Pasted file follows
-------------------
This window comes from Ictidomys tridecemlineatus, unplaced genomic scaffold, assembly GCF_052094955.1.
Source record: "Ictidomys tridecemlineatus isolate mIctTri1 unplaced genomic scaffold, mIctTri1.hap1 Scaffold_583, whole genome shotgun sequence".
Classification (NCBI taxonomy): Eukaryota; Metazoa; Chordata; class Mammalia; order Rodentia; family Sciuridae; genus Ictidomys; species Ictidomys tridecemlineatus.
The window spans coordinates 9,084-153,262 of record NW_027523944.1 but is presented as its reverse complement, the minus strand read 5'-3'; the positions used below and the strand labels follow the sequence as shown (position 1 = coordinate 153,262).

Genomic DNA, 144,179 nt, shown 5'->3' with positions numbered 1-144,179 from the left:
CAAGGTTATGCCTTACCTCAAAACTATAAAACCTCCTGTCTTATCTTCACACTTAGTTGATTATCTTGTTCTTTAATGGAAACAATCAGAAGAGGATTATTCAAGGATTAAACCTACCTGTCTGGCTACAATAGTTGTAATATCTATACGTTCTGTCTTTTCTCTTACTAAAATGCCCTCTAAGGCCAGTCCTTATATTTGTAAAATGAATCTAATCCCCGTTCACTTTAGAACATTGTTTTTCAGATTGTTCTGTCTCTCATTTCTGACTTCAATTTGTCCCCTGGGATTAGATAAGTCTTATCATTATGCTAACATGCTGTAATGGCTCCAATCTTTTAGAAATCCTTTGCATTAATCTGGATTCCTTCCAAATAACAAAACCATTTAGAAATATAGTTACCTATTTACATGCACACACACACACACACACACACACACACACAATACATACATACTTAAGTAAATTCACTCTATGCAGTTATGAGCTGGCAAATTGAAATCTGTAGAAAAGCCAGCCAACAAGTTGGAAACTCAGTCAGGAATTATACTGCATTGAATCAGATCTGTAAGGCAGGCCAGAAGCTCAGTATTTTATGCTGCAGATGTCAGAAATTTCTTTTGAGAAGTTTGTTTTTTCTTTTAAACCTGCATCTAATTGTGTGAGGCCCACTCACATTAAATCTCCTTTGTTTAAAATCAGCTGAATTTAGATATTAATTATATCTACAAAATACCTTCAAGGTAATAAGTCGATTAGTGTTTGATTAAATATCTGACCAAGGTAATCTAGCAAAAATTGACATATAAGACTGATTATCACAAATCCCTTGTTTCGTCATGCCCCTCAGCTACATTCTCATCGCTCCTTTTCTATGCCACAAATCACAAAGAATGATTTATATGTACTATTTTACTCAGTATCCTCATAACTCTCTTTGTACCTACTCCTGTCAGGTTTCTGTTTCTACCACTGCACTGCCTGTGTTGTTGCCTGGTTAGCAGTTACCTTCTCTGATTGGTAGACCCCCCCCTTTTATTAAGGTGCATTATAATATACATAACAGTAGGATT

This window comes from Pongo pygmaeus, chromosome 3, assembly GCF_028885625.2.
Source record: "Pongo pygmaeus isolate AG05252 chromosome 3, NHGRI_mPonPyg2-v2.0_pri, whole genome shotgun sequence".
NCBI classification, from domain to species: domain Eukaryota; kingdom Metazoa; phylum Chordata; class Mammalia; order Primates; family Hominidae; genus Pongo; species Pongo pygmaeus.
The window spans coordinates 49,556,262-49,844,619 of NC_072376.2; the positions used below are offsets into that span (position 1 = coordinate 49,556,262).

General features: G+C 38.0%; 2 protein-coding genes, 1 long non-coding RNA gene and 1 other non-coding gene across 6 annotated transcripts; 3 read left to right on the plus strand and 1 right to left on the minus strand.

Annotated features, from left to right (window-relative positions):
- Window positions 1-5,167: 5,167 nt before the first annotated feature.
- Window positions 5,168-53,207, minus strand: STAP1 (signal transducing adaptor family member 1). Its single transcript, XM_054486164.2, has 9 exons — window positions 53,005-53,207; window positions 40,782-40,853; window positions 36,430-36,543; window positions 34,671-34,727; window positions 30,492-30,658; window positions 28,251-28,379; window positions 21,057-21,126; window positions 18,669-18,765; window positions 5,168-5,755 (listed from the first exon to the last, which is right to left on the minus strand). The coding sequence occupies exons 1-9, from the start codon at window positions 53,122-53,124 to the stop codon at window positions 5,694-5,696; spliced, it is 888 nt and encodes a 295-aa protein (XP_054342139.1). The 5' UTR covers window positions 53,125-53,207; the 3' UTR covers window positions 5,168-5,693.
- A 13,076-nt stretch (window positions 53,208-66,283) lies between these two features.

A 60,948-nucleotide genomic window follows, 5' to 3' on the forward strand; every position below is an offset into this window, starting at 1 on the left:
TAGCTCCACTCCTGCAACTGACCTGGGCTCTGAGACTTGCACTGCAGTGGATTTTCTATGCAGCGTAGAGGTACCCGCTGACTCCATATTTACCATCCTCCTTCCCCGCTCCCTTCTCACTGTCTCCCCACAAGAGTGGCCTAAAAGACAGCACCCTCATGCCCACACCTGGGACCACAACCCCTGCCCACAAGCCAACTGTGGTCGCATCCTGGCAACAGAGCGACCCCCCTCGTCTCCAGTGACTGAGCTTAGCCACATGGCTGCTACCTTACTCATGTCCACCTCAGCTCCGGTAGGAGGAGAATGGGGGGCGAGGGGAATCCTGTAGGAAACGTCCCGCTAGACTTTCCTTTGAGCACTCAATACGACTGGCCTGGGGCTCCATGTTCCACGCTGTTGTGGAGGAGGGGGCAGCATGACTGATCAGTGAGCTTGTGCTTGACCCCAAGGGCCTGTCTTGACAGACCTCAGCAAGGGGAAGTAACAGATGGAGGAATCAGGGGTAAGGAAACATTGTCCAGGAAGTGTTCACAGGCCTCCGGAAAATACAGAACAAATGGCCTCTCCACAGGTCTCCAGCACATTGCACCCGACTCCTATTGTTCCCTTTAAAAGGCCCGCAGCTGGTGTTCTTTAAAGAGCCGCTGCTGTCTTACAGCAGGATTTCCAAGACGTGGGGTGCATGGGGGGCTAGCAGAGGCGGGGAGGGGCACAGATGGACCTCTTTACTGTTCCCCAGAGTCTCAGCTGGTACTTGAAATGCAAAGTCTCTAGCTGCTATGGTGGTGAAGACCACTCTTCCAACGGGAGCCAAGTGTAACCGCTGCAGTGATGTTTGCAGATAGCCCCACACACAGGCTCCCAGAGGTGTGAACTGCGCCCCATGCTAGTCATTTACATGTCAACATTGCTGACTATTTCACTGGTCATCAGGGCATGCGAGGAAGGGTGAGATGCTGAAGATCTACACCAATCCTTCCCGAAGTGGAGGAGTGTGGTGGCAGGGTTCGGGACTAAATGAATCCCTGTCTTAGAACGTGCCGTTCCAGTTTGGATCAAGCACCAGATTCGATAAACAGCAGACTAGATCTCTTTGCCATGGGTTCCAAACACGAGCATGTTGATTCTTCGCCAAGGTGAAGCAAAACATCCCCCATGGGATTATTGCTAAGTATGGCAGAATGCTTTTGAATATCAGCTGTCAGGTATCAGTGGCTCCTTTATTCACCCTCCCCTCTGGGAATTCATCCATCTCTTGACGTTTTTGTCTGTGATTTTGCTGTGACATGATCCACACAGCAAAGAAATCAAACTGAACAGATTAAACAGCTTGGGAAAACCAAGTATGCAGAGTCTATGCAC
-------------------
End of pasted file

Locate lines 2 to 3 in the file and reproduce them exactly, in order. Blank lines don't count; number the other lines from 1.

Source record: "Ictidomys tridecemlineatus isolate mIctTri1 unplaced genomic scaffold, mIctTri1.hap1 Scaffold_583, whole genome shotgun sequence".
Classification (NCBI taxonomy): Eukaryota; Metazoa; Chordata; class Mammalia; order Rodentia; family Sciuridae; genus Ictidomys; species Ictidomys tridecemlineatus.